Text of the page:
New york: In an experiment at the SUNY Upstate Medical University, in Syracuse, NY researchers have grown frog eyes from stem cells.
Researcher Michael Zuber and his colleagues took the cells from frog eggs.Then got them to become eyes, by genetically modifying them, inserting transcription factors (proteins that trigger expression of other genes) which are known to regulate eye growth and development.
The scientists then implanted the cells into tadpoles missing an eye. The cells properly developed and differentiated into all seven types of retinal cells and appeared to have the proper structure. Additionally the new eye attached properly to the brain. In swimming tests the eye was shown to be working as implanted tadpoles only swam to the white side of the tank (normal behavior), while blind ones would also swim to the black side of the tank.
Would the technique work on mammals? The answer is maybe — frogs naturally have a much easier type regrowing tissues than humans, in fact they can be triggered to regrow legs and many amphibians can regrow lost tails. Triggering proper differentiation in mammals is much more complex.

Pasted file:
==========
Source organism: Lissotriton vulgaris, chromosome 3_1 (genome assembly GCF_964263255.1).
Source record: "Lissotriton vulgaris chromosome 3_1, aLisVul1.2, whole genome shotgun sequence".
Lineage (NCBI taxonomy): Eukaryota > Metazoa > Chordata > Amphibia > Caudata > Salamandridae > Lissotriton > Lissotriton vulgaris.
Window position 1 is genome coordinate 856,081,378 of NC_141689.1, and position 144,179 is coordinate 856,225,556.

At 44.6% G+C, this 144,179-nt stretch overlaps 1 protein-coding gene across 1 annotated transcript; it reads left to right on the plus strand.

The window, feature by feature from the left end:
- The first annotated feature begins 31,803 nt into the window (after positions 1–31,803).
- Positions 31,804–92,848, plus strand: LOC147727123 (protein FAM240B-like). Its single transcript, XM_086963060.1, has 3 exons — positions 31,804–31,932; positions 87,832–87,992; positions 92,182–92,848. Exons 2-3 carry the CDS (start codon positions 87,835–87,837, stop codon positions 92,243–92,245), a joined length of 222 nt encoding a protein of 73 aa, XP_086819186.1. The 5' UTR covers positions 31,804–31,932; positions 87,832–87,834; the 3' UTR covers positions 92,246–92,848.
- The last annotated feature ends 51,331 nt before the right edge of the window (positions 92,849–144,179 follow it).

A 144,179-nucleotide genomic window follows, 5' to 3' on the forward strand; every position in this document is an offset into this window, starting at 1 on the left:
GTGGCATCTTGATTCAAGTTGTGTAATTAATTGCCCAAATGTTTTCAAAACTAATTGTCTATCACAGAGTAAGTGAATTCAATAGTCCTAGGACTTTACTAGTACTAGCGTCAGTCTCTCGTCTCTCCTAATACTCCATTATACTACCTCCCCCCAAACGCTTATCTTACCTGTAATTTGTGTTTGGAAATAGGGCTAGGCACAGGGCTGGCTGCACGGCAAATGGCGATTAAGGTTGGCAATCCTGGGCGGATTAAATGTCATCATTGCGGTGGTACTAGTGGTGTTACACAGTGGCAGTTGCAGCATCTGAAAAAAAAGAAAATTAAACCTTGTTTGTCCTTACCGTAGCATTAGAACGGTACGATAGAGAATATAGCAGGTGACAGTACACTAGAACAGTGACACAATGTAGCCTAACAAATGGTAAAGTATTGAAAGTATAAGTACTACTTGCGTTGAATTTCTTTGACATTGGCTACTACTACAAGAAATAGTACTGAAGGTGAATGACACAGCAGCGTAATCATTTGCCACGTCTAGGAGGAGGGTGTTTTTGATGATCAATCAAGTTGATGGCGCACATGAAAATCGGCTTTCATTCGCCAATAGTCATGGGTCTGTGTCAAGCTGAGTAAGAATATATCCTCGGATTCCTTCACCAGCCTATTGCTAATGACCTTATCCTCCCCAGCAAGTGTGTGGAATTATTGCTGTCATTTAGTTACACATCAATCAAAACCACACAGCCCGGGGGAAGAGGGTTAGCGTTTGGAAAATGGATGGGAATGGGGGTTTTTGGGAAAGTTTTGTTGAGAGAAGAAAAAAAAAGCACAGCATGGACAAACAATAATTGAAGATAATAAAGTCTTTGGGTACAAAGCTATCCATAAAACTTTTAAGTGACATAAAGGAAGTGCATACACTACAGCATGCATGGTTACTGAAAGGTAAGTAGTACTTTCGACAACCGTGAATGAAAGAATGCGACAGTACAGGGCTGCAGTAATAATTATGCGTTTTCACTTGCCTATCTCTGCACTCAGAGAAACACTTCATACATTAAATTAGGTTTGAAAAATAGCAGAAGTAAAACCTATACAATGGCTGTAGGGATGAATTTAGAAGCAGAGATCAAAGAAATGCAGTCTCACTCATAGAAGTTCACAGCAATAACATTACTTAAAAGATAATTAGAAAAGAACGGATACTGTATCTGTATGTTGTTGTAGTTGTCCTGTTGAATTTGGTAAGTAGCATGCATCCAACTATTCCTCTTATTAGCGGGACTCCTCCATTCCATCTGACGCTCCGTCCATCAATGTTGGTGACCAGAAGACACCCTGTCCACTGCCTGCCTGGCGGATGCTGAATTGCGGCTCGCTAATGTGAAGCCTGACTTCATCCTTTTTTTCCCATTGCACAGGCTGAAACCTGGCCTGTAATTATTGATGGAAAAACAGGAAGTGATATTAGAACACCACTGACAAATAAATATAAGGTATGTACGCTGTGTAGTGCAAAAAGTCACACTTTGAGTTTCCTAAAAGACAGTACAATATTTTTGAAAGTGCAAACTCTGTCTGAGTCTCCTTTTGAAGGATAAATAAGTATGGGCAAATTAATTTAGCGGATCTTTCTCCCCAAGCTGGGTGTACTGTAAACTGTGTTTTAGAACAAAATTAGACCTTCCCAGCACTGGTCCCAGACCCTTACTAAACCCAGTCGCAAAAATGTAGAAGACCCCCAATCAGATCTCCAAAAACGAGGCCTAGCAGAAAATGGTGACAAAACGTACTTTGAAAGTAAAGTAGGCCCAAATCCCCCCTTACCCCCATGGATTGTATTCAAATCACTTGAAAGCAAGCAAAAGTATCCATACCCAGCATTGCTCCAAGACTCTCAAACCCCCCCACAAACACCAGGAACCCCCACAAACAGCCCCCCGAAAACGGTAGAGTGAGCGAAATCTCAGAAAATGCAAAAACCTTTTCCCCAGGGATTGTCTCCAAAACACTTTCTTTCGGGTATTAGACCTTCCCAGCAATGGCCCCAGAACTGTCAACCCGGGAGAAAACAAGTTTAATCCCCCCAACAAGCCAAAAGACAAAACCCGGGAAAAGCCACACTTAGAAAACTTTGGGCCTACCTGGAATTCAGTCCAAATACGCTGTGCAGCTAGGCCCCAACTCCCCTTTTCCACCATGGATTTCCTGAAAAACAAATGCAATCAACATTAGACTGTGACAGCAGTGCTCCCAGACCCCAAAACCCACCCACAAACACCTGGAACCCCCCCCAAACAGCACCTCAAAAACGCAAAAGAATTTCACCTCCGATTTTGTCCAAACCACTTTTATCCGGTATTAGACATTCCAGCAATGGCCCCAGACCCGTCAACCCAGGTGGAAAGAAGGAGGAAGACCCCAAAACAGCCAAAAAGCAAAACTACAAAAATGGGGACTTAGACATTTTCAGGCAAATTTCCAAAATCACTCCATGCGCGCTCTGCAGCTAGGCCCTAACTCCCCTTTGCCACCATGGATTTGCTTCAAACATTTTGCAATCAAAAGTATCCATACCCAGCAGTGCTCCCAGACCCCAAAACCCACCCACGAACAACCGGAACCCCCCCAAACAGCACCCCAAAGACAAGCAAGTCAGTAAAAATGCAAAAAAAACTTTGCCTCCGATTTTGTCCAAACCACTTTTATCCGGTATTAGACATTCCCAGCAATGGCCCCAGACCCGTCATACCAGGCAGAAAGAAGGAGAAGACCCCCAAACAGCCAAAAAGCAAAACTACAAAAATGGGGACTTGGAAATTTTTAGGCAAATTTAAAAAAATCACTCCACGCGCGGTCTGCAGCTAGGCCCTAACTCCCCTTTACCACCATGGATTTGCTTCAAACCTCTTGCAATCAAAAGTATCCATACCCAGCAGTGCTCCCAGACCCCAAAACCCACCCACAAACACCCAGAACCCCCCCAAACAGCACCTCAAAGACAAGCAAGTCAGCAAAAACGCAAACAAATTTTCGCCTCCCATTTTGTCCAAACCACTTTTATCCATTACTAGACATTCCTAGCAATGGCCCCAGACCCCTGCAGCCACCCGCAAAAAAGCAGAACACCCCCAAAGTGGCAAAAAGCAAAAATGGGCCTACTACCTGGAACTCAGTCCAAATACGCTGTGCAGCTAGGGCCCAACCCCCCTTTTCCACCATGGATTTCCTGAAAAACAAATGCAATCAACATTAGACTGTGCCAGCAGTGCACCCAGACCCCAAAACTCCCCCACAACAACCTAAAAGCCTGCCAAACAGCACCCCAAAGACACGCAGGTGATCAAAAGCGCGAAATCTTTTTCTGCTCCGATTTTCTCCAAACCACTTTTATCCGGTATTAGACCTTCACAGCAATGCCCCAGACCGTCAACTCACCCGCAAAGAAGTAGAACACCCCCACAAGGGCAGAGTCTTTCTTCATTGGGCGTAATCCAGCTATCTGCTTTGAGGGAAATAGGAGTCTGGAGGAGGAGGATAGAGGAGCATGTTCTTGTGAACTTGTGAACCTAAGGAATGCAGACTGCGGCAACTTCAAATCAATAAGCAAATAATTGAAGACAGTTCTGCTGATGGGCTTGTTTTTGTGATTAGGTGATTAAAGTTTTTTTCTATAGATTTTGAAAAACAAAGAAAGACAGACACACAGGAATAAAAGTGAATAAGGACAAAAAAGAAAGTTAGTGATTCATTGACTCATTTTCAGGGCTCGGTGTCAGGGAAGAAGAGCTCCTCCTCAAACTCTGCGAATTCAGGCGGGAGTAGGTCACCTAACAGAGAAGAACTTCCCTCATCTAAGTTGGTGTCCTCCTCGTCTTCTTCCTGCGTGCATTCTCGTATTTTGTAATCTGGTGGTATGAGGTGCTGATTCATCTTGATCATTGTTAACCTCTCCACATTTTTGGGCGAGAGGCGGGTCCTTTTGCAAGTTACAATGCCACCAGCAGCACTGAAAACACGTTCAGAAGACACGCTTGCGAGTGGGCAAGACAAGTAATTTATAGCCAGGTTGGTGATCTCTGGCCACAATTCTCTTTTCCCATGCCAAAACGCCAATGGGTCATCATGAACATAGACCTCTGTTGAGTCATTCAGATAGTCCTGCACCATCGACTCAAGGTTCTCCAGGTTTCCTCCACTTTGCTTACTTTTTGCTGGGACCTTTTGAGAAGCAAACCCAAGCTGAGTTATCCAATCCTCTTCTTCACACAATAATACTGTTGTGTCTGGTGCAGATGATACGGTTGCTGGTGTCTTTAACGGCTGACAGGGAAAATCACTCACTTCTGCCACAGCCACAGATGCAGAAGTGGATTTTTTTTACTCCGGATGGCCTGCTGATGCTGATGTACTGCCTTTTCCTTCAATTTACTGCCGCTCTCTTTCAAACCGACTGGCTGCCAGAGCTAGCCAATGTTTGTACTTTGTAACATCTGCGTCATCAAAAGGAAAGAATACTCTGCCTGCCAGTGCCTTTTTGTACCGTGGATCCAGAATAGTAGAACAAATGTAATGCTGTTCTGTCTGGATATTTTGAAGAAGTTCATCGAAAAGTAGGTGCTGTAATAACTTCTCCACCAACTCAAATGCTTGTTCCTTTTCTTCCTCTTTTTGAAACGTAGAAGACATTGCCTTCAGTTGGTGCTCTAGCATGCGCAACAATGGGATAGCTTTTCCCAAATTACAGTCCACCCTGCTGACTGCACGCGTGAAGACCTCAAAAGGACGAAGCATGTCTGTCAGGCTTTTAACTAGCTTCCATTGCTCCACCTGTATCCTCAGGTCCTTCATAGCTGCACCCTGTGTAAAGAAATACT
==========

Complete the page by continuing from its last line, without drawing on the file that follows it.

Nonetheless, Professor Zuber hopes that chemicals will be found from the research that can activate transcription factors in humans. Even if a full eye could not be grown, this could help people with retinal disorders regenerate ocular tissue.
In a separate, but perhaps equally intriguing study performed by Sujeong Jang of Chonnam National University, in South Korea, and his colleagues, the researchers were able to restore the hearing of deaf guinea pigs by implanting them with human neural stem cells obtained from human bone marrow.